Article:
Blockchain, the researchers note, has long been touted as a disruptive technology that would obliterate old standards and platforms. The reality on the ground is that, for the most part, the first generation of successful blockchain efforts have complemented and benefited from existing enterprise technology platforms and the companies that build and maintain them. As the authors conclude:
The pattern that has begun to emerge is one of blockchain complementing existing technologies instead of replacing them. Blockchain benefits from existing technology inputs instead of making them obsolete. Just as enterprises moved from intranets to the internet when they gained confidence in the technology, the next generation of enterprise blockchain applications may be built on public platforms. Blockchain may also be more disruptive to traditional business models once education, standards, and regulations catch up with the technology.
Of course, given all the hype and noise over the past decade, skepticism about blockchain remains widespread. Indeed, a survey by Deloitte recently found that the number of respondents who consider blockchain to be “overhyped” actually rose significantly in 2020, hitting 54% versus 43% in 2019 and 39% in 2018. Despite executive uncertainty around blockchain, the reality is that the concept and technologies built from it do work; moreover, as more and more companies push blockchain applications into the real world, their disruptive effects will probably increase. As the authors note, blockchain “may also be more disruptive to traditional business models once education, standards, and regulations catch up with the technology.”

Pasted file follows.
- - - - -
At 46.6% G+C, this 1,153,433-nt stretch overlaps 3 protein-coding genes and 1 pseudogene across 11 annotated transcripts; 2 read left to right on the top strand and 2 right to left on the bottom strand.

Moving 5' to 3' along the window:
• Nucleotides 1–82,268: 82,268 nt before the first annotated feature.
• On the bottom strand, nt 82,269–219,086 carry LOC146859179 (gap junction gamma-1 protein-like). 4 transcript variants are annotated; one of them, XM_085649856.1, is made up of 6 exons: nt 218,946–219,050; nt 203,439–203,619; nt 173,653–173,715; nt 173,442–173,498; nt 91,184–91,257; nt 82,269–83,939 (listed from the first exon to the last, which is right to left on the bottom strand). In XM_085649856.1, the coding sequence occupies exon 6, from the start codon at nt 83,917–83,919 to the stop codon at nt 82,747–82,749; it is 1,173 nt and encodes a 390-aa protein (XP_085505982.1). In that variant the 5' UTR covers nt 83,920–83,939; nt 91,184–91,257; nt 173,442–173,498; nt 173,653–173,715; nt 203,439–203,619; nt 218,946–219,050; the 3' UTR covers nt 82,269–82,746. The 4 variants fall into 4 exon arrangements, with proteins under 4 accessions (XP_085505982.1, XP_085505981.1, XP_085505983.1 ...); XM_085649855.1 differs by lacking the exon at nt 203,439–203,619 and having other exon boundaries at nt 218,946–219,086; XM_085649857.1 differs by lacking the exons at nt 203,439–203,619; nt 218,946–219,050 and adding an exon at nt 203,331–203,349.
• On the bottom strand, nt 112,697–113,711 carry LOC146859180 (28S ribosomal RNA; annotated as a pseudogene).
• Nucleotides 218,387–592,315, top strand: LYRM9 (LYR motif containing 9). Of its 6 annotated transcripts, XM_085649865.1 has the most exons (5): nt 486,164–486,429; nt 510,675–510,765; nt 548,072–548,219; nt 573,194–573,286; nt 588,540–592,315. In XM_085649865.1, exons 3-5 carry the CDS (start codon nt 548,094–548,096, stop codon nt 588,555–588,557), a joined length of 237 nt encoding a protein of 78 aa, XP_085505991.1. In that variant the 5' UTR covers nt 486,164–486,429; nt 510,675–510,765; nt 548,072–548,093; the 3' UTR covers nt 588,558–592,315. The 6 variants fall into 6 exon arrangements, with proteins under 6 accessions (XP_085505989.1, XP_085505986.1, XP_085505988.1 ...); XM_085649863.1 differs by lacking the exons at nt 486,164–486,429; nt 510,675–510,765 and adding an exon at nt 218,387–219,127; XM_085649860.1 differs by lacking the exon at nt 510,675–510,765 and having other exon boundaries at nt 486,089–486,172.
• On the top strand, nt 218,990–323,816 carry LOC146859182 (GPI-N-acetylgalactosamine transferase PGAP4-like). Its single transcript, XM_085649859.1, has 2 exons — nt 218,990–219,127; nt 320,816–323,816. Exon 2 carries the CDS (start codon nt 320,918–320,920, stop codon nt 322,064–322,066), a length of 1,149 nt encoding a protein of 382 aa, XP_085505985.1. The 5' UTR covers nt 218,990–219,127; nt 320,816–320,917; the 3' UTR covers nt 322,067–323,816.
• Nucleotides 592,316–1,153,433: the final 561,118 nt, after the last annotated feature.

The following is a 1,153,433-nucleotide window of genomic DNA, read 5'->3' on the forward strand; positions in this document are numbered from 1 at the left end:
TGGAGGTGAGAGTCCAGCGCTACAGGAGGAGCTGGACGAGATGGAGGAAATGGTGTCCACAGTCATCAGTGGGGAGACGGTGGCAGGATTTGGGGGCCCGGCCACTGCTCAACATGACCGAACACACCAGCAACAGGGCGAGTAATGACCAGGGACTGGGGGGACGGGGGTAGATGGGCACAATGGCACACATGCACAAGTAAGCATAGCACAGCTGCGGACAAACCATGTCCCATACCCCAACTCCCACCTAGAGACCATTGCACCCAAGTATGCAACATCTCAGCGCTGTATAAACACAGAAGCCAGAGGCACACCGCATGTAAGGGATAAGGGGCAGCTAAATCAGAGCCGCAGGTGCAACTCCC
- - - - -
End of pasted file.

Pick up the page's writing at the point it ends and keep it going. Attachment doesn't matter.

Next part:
All in all, as 2021 swings into high gear, the takeaway for leaders from this new research is that blockchain solutions can be tested and put to work in an extensive set of business functions. Early adopters are having success, and more are sure to follow.
Lacity, M. & Van Hoek, R. (2021). What We’ve Learned So Far About Blockchain for Business. MIT Sloan Management Review, Vol. 62, No. 3, 48-54. https://sloanreview.mit.edu/article/what-weve-learned-so-far-about-blockchain-for-business/